Friday, March 12, 2010

Jelly! It's the tight-wad's friend!

Recently I was given some free apples from a friend's tree. They were quite tangy (read, 'sour and horrible') so were no good for eating. At the same time, a school notice came home begging for contributions to the school gala. "Home preserving" was one of the items requested.
Aha! said my inner tight-wad. (Actually who am I kidding? My tight-wad is not inner at all, it's an intrinsic personality trait that I wear proudly for all to see.) Let's make jelly!

Jelly is so delicious. It's a bit of an old lady cupboard item, I'll admit that. But it's beautiful like stained glass and has a delicate flavour that's good with pikelets or toast, or brushed over fruit tarts as a glaze, or even alongside roast lamb if you're into that.

This is how I make jelly: Don't even bother to peel or core your apples, just wash them and chop them into chunky pieces. Add other fruit if you have some to get rid of (I added four sour plums, just because). Add some water to the fruit- almost cover it but not quite. Simmer the fruit until it is soft. You can press it gently with a wooden spoon but FOR GOODNESS SAKES don't break it up too much or your jelly will be cloudy. When the fruit is soft, turn off the heat and let the mixture cool. Then, strain it though a clean cloth (I use a new 'chux' cloth) and let it drip through over night. You will be tempted to squeeze the bag, but I again I say DON'T DO THAT FOR GOODNESS SAKES or your jelly will be cloudy and old women will tsk tsk when they see it.

Then, measure your juice and bring it to a simmer. Add 2 c sugar for every pint of juice, and the juice of 1 lemon. Then boil until you reach a set (I have a stack of saucers in the freezer, then I put a little on the saucer and see if it forms a skin when I push my finger accross it).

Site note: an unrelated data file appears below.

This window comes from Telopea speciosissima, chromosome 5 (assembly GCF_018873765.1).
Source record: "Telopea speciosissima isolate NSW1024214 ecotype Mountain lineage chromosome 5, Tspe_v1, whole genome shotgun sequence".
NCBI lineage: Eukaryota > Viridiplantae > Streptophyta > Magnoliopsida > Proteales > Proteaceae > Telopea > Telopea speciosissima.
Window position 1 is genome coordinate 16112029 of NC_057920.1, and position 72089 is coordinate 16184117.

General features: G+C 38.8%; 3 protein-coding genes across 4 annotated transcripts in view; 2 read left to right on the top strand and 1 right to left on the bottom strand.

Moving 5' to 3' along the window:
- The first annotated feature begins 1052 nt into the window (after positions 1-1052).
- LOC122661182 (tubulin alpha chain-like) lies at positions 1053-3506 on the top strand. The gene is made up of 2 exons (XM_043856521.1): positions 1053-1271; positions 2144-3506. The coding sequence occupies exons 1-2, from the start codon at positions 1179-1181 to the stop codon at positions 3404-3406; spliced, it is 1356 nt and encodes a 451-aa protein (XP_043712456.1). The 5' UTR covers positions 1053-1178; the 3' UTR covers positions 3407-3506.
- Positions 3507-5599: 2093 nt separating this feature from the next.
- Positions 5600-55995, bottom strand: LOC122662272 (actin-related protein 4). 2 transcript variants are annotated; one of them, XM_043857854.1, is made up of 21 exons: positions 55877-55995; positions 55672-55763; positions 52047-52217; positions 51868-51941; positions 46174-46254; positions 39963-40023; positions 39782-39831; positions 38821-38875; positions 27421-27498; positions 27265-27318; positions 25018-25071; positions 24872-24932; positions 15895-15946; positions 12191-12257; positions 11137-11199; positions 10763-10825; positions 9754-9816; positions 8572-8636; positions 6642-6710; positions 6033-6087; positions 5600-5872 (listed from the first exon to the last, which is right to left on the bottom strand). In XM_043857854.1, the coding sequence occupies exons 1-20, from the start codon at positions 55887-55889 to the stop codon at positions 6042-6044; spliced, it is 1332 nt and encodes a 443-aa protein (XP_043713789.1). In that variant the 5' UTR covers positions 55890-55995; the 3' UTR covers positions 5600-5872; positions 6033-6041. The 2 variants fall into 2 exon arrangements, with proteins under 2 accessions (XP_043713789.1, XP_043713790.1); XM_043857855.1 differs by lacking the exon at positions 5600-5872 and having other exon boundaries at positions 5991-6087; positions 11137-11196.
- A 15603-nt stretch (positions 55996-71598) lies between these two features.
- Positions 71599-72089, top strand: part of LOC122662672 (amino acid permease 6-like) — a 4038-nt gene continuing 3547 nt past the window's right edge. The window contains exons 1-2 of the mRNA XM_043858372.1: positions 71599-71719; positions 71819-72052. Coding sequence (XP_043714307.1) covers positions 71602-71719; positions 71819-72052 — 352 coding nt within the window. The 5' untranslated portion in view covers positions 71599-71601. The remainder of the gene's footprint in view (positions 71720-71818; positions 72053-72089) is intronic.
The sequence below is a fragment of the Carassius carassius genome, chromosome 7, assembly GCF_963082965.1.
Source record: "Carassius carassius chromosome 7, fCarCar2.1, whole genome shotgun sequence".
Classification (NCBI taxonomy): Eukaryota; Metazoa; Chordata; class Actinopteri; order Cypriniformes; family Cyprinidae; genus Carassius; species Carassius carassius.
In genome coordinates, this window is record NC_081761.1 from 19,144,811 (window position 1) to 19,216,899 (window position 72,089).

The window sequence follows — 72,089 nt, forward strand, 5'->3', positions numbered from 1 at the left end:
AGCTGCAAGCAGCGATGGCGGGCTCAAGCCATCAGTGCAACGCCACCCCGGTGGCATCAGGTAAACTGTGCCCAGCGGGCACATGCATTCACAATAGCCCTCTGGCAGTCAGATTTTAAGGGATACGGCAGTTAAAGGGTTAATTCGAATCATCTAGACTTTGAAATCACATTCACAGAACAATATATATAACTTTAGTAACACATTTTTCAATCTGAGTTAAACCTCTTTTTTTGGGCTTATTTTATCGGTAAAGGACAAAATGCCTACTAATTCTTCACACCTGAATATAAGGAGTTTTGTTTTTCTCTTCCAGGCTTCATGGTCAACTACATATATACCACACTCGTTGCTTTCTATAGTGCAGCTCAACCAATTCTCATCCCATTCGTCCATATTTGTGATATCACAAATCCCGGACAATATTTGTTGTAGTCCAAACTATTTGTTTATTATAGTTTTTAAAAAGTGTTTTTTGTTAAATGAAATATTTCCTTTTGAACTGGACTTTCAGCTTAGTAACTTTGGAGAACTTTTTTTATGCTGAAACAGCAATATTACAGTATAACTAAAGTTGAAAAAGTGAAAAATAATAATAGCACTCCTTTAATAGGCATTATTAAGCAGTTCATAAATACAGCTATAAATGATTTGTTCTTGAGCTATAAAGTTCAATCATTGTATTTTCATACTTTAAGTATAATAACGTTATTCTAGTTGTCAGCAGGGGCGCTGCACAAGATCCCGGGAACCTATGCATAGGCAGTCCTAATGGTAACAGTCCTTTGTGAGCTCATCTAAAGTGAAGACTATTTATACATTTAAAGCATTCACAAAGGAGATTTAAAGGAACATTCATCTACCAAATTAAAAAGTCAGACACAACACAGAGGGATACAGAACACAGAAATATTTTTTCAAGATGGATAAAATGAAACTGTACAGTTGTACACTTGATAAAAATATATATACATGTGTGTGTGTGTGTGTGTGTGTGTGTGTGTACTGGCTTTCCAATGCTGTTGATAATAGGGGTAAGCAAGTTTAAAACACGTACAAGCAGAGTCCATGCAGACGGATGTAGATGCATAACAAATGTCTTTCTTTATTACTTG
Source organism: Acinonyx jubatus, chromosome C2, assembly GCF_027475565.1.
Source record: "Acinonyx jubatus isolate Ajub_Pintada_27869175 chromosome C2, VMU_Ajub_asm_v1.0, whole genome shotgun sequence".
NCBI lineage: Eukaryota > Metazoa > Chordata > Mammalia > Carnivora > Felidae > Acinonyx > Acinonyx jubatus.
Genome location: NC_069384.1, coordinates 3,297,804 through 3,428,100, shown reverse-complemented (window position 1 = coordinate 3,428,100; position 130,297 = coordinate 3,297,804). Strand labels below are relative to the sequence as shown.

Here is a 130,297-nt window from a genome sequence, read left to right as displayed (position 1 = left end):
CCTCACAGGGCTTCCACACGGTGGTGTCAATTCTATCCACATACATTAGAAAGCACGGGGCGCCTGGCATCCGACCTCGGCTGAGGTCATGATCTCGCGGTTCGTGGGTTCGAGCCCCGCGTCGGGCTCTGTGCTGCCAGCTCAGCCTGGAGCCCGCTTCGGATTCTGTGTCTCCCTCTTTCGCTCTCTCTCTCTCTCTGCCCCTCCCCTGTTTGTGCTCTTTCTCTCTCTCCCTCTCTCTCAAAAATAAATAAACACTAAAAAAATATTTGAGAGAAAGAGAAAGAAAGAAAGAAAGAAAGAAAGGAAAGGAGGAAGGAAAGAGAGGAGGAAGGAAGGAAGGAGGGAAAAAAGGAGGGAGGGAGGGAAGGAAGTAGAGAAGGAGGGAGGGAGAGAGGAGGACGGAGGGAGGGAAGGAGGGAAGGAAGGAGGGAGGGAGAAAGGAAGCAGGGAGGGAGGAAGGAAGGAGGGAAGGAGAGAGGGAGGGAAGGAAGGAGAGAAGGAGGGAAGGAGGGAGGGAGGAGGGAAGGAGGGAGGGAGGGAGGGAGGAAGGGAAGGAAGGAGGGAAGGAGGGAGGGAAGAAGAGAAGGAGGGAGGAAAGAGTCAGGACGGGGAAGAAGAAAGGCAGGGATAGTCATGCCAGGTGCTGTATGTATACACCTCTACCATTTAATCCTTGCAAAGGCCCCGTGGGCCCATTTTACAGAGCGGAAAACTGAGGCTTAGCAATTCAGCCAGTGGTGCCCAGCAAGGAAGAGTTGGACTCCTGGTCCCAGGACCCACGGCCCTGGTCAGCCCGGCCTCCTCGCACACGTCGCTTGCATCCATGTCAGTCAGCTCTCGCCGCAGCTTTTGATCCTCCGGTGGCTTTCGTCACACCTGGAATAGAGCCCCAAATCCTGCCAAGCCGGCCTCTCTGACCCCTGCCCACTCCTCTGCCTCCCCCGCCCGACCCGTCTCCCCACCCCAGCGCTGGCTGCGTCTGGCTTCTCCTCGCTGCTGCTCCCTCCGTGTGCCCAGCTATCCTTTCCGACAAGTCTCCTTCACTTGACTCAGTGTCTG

Total cost: Jars, free. Apples, free. Sugar, $1.50. Total cost per jar, $0.30.

Have a lovely weekend everyone! And if you have any good tips for other things people like to buy at school fairs, please share!

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  1. Yum!! I too am a tightwad! One of my favourite things to buy at the 'old lady preserves table' at fairs is a tiny jar of sunshiney yellow lemon honey. It's not so much the tight wads friend, unless you have a tree and chooks, but!

  2. I love jelly-making, quince is my favourite, I look forward to quince-jelly-making weekend all summer! Yours looks perfectly ribbon!

  3. Well done Miss Smith - your patience and perserverance have paid off with smug preserves that will not sit around for long. harruh!

  4. From one tightwad to another, if I used plums would they mush? (it's those teeny weeny ones that are no good for anything else) Maybe if I kept it all at a very low heat to extract the juice. Anyway, I'll try it and if it looks half as good as yours I'll be doing well. Magazine address correct thanks.

  5. What a beautiful jelly! It's almost enough to make me throw over my longstanding anti-jelly stance and make up a few jars with the last of our apples. I'm usually a jam girl, but this...this could tip me over the edge!

    - Marsha

  6. indeed from one tight wad to another - I think it's a family thing. theres nothing better than making something for virtually nothing. I think that jelly looks delicious. I love buying that stuff at school fairs especailly if it is not outrageously priced. I also like knitted toys of certain type.

  7. I so want to make jelly but am too scared I will not be able to help myself and my impatience and just squish and squeeze!!! Love, Vic.

  8. jelly!

    I agree that quince is good. And redcurrant.

    Another twist is jelly to accompany savoury things - redcurrant, with a few chillies, peppercorns and some grated ginger added at the cooking stage (sometimes with some lemon halves thrown in for good measure) results in a lovely red jelly with a tangy bite - excellent with lamb. (a slurp of good white wine vinegar doesn't go astray, or a slurp of cheap port.)

  9. Old lady cupboard hahahah Love it. Will try this recipe. Thanks. How healthy you do reckon it is? COuld you alter the recipe?